Most mystery writers today produce books that are like cotton candy: they're light, fluffy, give you a quick sugar high, and are ultimately unsatisfying in the long run. Unfortunately, most of these writers produce a book a year-whether they have anything new to say or not. Once in a great while, a mystery writer comes along whose work is so broad in scope as to resemble great literature. Martin Cruz Smith belongs to this elite group, and Gorky Park is one of the best mysteries ever written. Arkady Renko is Chief Investigator of Homicide for the city of Moscow before the fall of communism. While he has a 100% success rate in investigating homicides, his personal life is less than stellar. Renko is called in when three faceless, fingerless bodies are discovered in the snow at Gorky Park during a spring thaw. He is able to take what little evidence there is, and starts putting together the pieces of this complicated puzzle. The closer he gets to the truth, the more evident it is that someone (maybe the KGB or even someone in his own office) does not want him to solve this crime. But what makes Gorky Park so fascinating is the Russian angle. Solving crimes and investigative techniques are a bit different than in the United States (they tend to use a lot of vodka, for one thing). Not only does Arkady have the party bureaucracy to contend with, but the KGB is also looking over his shoulder. It is often hard to tell who are the bad guys. We also get a glimpse of what it was like to live in Soviet Russia. Professionals like Renko didn't get very high salaries, and living conditions were often spartan. But where Cruz Smith really excels is in his characters. Renko is probably one of the most memorable characters in any mystery. He is a very likable, sympathetic man with a kind heart. His humble, self-deprecating manner belies a brilliant mind, which he needs to fight not just criminals, but also the Soviet system. But Renko also carries a lot of baggage, and it sometimes interferes with his job. Cruz Smith's plot will keep you up nights, reading to find out what happens. Gorky Park is also filled with ironic wit. Renko never tries to take himself too seriously, and we learn that humor is the best way to survive in the Soviet Union. When one character tells Renko that he wants to kill him, Renko responds "this is Russia. Get in line." The exchange between Renko and an FBI agent about defection will have you in stitches. If Gorky Park isn't the best mystery written today, it's certainly close to the top of the list.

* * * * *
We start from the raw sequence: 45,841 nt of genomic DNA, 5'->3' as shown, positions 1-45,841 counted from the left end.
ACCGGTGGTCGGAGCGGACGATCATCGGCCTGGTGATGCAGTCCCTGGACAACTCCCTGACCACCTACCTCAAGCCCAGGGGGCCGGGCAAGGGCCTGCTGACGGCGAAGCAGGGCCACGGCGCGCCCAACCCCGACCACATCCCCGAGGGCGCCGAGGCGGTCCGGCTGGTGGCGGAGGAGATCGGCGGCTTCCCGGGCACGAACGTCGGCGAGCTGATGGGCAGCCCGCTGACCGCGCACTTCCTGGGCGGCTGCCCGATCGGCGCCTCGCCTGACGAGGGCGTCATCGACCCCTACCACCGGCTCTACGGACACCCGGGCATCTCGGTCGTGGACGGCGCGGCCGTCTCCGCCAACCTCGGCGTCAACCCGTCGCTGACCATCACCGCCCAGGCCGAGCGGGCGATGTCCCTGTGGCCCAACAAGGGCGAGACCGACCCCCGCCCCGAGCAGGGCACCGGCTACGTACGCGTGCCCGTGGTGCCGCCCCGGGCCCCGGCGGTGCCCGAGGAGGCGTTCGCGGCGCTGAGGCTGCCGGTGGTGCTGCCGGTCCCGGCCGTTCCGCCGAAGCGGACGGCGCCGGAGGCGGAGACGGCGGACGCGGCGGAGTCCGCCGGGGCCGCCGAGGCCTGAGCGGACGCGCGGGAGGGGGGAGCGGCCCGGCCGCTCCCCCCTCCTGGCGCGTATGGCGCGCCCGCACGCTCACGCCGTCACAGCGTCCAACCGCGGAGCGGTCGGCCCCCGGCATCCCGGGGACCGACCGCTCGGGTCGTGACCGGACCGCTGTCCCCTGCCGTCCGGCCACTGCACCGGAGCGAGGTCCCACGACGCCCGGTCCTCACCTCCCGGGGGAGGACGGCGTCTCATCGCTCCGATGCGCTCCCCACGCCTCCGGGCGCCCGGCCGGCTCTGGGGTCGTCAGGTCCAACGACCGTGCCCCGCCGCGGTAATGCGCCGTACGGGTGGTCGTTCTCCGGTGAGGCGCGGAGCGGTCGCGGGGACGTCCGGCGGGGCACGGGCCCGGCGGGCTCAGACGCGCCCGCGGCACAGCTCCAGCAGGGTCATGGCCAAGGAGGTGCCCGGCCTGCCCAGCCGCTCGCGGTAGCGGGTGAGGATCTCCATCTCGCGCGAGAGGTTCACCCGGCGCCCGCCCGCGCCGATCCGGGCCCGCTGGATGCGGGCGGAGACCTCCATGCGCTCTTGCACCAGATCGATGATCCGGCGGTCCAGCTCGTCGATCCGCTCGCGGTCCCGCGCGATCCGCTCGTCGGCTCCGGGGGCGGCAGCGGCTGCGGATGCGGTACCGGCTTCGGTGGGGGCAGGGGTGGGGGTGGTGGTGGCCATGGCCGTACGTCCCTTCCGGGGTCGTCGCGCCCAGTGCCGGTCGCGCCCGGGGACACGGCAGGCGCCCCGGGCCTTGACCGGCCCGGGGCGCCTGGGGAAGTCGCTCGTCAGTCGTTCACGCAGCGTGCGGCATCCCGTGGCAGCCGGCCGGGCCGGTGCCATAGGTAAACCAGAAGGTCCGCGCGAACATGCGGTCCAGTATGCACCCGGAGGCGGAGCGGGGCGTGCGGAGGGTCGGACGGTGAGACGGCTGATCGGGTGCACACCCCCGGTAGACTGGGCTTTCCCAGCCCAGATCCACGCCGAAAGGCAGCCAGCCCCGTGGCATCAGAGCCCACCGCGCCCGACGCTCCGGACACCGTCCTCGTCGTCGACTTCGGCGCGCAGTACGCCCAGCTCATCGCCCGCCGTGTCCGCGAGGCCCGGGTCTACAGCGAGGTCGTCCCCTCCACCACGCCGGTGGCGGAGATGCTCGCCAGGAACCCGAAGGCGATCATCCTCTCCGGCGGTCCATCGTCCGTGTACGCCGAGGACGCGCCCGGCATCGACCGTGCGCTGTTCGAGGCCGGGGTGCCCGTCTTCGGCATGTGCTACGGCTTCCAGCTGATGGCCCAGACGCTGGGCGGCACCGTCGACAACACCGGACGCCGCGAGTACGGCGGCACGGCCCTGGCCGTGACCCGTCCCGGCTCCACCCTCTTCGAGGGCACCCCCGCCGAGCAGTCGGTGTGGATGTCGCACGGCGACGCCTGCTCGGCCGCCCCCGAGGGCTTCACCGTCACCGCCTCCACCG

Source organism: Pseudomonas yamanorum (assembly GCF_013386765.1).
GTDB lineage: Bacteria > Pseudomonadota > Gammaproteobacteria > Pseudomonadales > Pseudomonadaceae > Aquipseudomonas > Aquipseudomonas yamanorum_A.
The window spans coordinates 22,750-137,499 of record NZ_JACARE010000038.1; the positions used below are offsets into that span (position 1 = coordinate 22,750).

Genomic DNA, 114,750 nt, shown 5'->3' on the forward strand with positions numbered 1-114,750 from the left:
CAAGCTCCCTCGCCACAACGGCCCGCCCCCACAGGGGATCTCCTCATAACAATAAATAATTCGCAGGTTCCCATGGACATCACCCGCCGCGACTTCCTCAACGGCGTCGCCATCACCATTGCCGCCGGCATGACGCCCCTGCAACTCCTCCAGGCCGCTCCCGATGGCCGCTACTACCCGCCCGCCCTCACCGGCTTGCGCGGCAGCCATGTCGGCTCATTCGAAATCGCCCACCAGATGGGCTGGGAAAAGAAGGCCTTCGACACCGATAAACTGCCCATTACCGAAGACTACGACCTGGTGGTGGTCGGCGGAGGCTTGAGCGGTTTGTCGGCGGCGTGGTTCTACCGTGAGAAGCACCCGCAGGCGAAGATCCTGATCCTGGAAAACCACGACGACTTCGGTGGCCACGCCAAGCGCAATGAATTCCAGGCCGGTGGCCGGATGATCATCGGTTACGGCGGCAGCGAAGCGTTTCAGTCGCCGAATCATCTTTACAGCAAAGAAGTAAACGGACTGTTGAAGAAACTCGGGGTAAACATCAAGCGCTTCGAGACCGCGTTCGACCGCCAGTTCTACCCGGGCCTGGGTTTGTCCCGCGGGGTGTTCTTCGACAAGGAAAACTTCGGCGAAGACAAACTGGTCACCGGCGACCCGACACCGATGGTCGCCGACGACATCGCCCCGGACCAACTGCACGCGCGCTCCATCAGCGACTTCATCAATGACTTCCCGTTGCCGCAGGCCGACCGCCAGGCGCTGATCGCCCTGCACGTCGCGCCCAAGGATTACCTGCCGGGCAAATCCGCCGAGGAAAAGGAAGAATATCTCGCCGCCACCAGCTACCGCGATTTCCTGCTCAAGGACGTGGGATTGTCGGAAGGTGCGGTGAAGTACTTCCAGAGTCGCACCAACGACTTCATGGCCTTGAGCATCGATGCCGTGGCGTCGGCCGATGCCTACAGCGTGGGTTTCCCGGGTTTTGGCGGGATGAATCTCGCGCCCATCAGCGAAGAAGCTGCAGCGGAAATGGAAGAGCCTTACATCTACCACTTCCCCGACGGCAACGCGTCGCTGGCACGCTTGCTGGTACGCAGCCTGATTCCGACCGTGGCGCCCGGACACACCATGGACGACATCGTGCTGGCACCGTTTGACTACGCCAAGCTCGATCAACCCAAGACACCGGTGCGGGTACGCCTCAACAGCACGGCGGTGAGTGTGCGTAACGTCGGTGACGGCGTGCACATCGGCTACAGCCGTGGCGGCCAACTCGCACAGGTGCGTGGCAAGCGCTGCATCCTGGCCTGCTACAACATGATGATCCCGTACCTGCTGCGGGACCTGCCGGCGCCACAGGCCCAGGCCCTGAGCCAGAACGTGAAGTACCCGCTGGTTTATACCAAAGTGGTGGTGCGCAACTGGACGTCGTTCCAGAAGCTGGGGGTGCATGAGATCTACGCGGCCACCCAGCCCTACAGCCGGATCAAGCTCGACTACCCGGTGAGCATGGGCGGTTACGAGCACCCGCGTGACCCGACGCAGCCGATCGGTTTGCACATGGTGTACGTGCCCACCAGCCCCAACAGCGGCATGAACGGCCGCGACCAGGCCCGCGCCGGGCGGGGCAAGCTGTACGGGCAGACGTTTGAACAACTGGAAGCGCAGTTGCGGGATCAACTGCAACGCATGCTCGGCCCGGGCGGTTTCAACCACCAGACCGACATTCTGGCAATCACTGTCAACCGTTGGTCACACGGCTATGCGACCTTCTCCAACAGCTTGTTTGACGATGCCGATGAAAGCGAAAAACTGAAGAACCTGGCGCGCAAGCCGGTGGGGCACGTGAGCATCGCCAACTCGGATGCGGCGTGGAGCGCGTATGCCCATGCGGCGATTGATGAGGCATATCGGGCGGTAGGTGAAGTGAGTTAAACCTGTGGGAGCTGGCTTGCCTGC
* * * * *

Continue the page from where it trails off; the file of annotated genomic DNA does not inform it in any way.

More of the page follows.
start of a terrific series